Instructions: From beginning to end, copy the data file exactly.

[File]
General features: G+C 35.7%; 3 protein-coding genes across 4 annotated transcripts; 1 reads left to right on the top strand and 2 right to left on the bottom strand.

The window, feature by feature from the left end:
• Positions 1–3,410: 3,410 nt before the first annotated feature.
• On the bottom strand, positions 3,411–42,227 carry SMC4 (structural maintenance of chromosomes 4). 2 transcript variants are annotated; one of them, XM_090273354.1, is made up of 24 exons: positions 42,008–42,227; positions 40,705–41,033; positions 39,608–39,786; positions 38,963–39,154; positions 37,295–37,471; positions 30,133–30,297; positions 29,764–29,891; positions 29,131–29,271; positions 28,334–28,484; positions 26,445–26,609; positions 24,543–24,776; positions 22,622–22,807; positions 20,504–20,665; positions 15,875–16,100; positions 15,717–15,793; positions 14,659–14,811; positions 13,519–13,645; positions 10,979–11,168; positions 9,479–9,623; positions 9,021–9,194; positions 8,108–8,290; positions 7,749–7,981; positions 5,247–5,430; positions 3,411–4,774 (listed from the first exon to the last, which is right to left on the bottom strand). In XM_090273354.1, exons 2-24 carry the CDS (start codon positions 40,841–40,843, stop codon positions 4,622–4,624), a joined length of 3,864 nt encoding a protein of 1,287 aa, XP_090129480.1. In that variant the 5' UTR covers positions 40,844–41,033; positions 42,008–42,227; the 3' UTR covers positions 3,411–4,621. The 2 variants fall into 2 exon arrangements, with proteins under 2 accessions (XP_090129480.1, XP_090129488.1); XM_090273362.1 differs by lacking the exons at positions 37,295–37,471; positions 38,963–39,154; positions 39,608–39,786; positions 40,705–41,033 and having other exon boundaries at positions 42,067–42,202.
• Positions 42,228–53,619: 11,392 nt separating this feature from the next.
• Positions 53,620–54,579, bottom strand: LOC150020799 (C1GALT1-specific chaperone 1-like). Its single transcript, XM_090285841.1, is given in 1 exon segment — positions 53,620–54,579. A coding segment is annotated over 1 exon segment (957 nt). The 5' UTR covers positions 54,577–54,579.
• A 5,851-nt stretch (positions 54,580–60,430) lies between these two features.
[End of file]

General features: G+C 35.7%; 3 protein-coding genes across 4 annotated transcripts; 1 reads left to right on the top strand and 2 right to left on the bottom strand.

The window, feature by feature from the left end:
• Positions 1–3,410: 3,410 nt before the first annotated feature.
• On the bottom strand, positions 3,411–42,227 carry SMC4 (structural maintenance of chromosomes 4). 2 transcript variants are annotated; one of them, XM_090273354.1, is made up of 24 exons: positions 42,008–42,227; positions 40,705–41,033; positions 39,608–39,786; positions 38,963–39,154; positions 37,295–37,471; positions 30,133–30,297; positions 29,764–29,891; positions 29,131–29,271; positions 28,334–28,484; positions 26,445–26,609; positions 24,543–24,776; positions 22,622–22,807; positions 20,504–20,665; positions 15,875–16,100; positions 15,717–15,793; positions 14,659–14,811; positions 13,519–13,645; positions 10,979–11,168; positions 9,479–9,623; positions 9,021–9,194; positions 8,108–8,290; positions 7,749–7,981; positions 5,247–5,430; positions 3,411–4,774 (listed from the first exon to the last, which is right to left on the bottom strand). In XM_090273354.1, exons 2-24 carry the CDS (start codon positions 40,841–40,843, stop codon positions 4,622–4,624), a joined length of 3,864 nt encoding a protein of 1,287 aa, XP_090129480.1. In that variant the 5' UTR covers positions 40,844–41,033; positions 42,008–42,227; the 3' UTR covers positions 3,411–4,621. The 2 variants fall into 2 exon arrangements, with proteins under 2 accessions (XP_090129480.1, XP_090129488.1); XM_090273362.1 differs by lacking the exons at positions 37,295–37,471; positions 38,963–39,154; positions 39,608–39,786; positions 40,705–41,033 and having other exon boundaries at positions 42,067–42,202.
• Positions 42,228–53,619: 11,392 nt separating this feature from the next.
• Positions 53,620–54,579, bottom strand: LOC150020799 (C1GALT1-specific chaperone 1-like). Its single transcript, XM_090285841.1, is given in 1 exon segment — positions 53,620–54,579. A coding segment is annotated over 1 exon segment (957 nt). The 5' UTR covers positions 54,577–54,579.
• A 5,851-nt stretch (positions 54,580–60,430) lies between these two features.